BEECHAM Tchaikovsky: Symphonies 5 & 6, Francesca da Rimini (1939/40, 1915) - PASC571

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BEECHAM Tchaikovsky: Symphonies 5 & 6, Francesca da Rimini (1939/40, 1915) - PASC571

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TCHAIKOVSKY Francesca da Rimini
TCHAIKOVSKY Symphony No. 5
TCHAIKOVSKY Symphony No. 6 'Pathétique' (2nd & 3rd mvts)

Studio recordings, 1939/40 & 1915
Total duration: 76:15

London Philharmonic Orchestra
Beecham Symphony Orchestra
conducted by Sir Thomas Beecham

This set contains the following albums:

The present release restores to circulation Beecham’s only recordings of two Tchaikovsky masterworks: the Fifth Symphony and the tone poem, Francesca da Rimini. They were previously coupled on an EMI CD in 1992 as part of their “Beecham Edition” series. When many recordings from that series were reissued in box sets in 2011, these were omitted, and thus have not had an “official” reissue in nearly three decades. Filling out this release are two acoustically-recorded abridged movements from the Pathétique Symphony, the sole surviving evidence of Beecham’s approach to this work.

The Fifth Symphony has seemed to invite extremes of interpretive subjectivity among conductors, particularly in the prewar years. Prior to Beecham’s recording, there had been examples of this in the sets from Mengelberg, Stokowski, Stock, Kitschin and others. Whether it was his intent or not, Beecham’s version was initially greeted as something of an antidote to that trend by Gramophone in a 1940 review by W.R.A.:

In general, is it not true that the more obvious the drama (or melodrama, as it is with this composer) the less obvious should be any glosses, pullings out, pushings in or other conductorial demonstrations of (usually) misplaced affection – for either the composer or himself? Hence Beecham’s straightforward paces, his steadiness, solidity without much weight, and a general tone of simple sincerity. If that be judged the right tone for the work, how well are he and Tchaikovsky met!

Forty years later, Mortimer H. Frank, reviewing for Fanfare an LP set which reissued this symphony along with others Beecham recorded in the 1930s, came to a similar conclusion:

Both the Tchaikovsky and the Franck interpretations fascinate: free of the excesses that often infected performances of this repertory during the ‘30s, they also seem a bit dispassionate. Many listeners, however, may find their occasional understatement attractive.

Yet, the interpretive objectivity attributed by the reviewers does not translate into a dull performance. As he did with Francesca da Rimini, Beecham conjures up plenty of fire, along with a modicum of targeted string portamenti and, despite the critics’ conclusions, no little flexibility of tempi.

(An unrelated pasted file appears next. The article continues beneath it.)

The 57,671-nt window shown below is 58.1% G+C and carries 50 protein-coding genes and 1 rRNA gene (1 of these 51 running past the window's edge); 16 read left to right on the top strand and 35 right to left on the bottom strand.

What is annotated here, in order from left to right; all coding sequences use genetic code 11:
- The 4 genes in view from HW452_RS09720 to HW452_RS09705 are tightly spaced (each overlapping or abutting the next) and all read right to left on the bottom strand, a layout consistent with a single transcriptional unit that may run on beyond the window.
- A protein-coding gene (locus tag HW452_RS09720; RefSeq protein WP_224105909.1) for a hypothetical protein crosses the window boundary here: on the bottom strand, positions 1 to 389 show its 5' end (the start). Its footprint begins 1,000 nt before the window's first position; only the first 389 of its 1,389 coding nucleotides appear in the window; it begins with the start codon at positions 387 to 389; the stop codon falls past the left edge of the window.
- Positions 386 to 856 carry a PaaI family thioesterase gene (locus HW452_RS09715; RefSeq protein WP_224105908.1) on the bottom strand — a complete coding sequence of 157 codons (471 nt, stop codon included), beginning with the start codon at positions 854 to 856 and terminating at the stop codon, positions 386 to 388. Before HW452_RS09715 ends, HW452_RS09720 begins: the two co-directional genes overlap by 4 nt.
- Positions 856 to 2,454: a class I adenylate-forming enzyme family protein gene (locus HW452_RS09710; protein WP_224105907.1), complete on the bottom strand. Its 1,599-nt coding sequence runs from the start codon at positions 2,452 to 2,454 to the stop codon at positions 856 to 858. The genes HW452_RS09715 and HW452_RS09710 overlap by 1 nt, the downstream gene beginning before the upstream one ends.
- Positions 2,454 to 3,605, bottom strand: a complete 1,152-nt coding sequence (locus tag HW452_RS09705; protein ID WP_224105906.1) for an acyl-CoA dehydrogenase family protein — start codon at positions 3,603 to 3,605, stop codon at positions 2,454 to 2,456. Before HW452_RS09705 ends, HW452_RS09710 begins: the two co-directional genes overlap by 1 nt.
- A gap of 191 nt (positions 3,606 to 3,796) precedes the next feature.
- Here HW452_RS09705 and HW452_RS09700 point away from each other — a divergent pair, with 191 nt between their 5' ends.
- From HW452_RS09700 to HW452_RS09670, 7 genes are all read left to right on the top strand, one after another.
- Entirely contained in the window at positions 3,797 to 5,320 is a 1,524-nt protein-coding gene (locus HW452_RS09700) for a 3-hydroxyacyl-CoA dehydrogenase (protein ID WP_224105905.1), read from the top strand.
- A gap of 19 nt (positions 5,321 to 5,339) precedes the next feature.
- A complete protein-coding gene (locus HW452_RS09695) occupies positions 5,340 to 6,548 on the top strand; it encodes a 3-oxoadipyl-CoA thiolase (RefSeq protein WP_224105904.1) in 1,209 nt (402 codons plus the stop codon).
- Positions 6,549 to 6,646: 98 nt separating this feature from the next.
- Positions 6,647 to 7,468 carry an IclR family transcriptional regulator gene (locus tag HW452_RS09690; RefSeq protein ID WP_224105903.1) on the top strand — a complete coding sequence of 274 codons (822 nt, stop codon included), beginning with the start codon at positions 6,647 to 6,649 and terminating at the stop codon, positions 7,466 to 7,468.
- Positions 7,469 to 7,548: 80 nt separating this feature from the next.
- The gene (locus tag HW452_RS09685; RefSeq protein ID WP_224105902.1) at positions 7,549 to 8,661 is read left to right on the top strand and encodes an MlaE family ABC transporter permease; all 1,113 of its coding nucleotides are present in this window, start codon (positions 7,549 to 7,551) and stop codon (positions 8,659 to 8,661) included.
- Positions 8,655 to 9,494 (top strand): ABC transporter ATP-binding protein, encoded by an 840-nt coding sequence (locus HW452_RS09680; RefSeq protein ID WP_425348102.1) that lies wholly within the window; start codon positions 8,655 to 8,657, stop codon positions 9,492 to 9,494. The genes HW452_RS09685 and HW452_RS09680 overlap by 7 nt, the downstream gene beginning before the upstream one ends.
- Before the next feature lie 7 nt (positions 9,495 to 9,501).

Beecham made commercial recordings of only four Tchaikovsky symphonies – the Second, Third, Fourth and Fifth. Of these, only the Fifth was programmed by him with any frequency (and not at all after the war). The Tchaikovsky symphony which actually saw the most Beecham performances was the Pathétique; yet, he never recorded it complete, nor have any live performances surfaced, to my knowledge.

The only surviving examples of his way with the work seem to be two abridged movements recorded acoustically in 1915. (A further four unidentified sides were recorded by Columbia three years later – perhaps the first and fourth movements truncated to two sides each – but never released and are presumed lost.) In them, we hear not only the vast advances made by technology over the two dozen years which separate them from the Fifth Symphony and Francesca, but also the relatively high standard of playing by two orchestras created and trained by Beecham.

The sources for the transfers were first edition American Columbia copies for the symphony and Francesca, supplemented by an Australian Columbia for the symphony, and a British pressing of the acoustic disc. The last two movements of the Fifth Symphony were played without pause on the original recording.

Mark Obert-Thorn


Francesca da Rimini
Symphony No. 5
London Philharmonic Orchestra

Studio Recordings ∙ 1939/40

Symphony No. 6, “Pathétique” - 2nd & 3rd Movements
Beecham Symphony Orchestra

Studio Recordings ∙ 1915

1. TCHAIKOVSKY Francesca da Rimini (23:57)
Symphonic Fantasia after Dante, Op. 32

Recorded 7 & 19 December 1939 in Kingsway Hall, London
Matrices: CAX 8676-1, 8677-1, 8678-1, 8679-1, 8680-3 & 8681-1
First issued on Columbia LX 887/9

TCHAIKOVSKY Symphony No. 5 in E minor, Op. 64
2. 1st Mvt.: Andante – Allegro con anima (14:00)
3. 2nd Mvt.: Andante cantabile, con alcuna licenza (12:42)
4. 3rd Mvt.: Valse (Allegro moderato) (5:57)
5. 4th Mvt.: Finale (Andante maestoso – Allegro vivace) (12:19)
Recorded 18 December 1939 & 4 January 1940 in Kingsway Hall, London
Matrices: CAX 8690-1, 8685-1, 8691-1, 8687-1, 8688-1, 8689-1, 8686-3, 8682-1, 8683-1 & 8684-1
First issued on Columbia LX 869/73

TCHAIKOVSKY Symphony No. 6 in B minor, Op. 74 “Pathétique”
6. 2nd. Mvt.: Allegro con grazia (abridged) (3:56)
7. 3rd. Mvt.: Allegro molto vivace (abridged) (3:25)
Recorded 1915 in London
Matrices: 6602/3 ∙ First issued on Columbia L 1016

London Philharmonic Orchestra (Tracks 1 – 5)
Beecham Symphony Orchestra
(Tracks 6 – 7)

Sir Thomas Beecham conductor

Producer and Audio Restoration Engineer: Mark Obert-Thorn
Special thanks to Nathan Brown and Charles Niss for providing source material

Total timing: 76:16